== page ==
Educational Bingo

Educational Bingo

Twitter’s great. I’ll start off by saying that. I think it has potential for professional development that is completely different to traditional models. There’s an element of active decision making, a culture of sharing and a general willingness to reach out and share with others on Twitter that I have not often experienced in other arenas.

But – there’s always a but, isn’t there – but it is also important to recognise the limitations of Twitter. The most obvious of these is, of course, the fact that you are limited to 140 characters – no more! It can make some tweets a strange language of acronyms and abbreviations. The other issue is one that is more troubling, I think. It is far too easy on twitter to post some kind of vapid, meaningless drivel about education, and make it sound like it’s inspiring.

I know I sound like the Grinch who stole social media, but I’ve got a point. Let’s have a look at an example, ‘iPad: it’s about the pedagogy, not the technology.’ We see that kind of thing a lot on Twitter – as well as tweets from Keynote speakers and so on along similar lines. I don’t have a problem per se with the sentiments expressed – I do have a problem with the uncritical way that these sentiments are sometimes accepted.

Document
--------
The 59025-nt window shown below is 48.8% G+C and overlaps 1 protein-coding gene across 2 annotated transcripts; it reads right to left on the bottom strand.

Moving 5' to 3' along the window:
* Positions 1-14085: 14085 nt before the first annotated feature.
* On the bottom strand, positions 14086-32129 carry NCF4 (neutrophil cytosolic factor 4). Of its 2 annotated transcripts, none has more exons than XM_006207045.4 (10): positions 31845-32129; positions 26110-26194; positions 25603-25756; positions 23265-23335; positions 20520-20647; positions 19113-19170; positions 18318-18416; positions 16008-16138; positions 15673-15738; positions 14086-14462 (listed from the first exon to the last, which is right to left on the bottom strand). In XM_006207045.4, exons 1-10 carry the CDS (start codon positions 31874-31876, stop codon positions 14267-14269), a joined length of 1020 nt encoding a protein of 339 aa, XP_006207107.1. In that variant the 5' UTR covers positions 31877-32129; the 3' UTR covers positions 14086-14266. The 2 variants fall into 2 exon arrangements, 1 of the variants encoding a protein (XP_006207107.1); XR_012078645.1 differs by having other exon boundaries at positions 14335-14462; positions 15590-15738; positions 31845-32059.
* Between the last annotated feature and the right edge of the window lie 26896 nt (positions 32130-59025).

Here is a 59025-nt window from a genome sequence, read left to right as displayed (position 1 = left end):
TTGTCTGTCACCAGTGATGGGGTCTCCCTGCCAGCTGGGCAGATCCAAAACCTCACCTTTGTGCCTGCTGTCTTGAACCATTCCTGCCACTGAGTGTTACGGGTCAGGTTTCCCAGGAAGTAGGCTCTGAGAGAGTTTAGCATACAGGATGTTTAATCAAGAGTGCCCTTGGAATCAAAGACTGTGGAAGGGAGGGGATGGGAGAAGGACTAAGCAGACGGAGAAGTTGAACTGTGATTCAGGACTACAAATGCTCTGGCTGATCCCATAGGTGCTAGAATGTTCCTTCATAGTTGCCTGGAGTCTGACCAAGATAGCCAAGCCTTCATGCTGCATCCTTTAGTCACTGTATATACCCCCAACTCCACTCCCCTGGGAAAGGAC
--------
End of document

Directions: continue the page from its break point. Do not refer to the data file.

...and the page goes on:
I guess this part of a bigger problem. As teachers, we often get inspired by things that we think might be ‘game changers’ in education. You know what I’m talking about – Project Based Learning. Integrated Curricula. Rubrics. Peer Assessment. Team Teaching. Flexible Learning Spaces. Formative Assessment. Fertile Questions. I could keep going. I call these ‘educational bingo’ words – sometimes, it seems like a speaker or a teacher is trying to cram as many of these different words into a lesson as they can.

But – there’s that but again – but what we don’t often consider is whether there is much research supporting this approach. Admittedly, for some of these – especially those linked to technology – such research is hard to come by – although it is becoming easier. Instead, we, as teachers, seem to go with a kind of gut instinct – this seems to be right for me, and i’ve always done it this way, so I’m not going to change -rather than making informed, reflective decisions. I’m not running down teachers – and certainly not running down teacher judgement which, amongst well-trained, highly-educated and experienced teachers is usually pretty accurate – but I am saying that we need to be a little more discerning about what initiatives we embrace, lest we continue to play educational bingo while achievement and learning slide.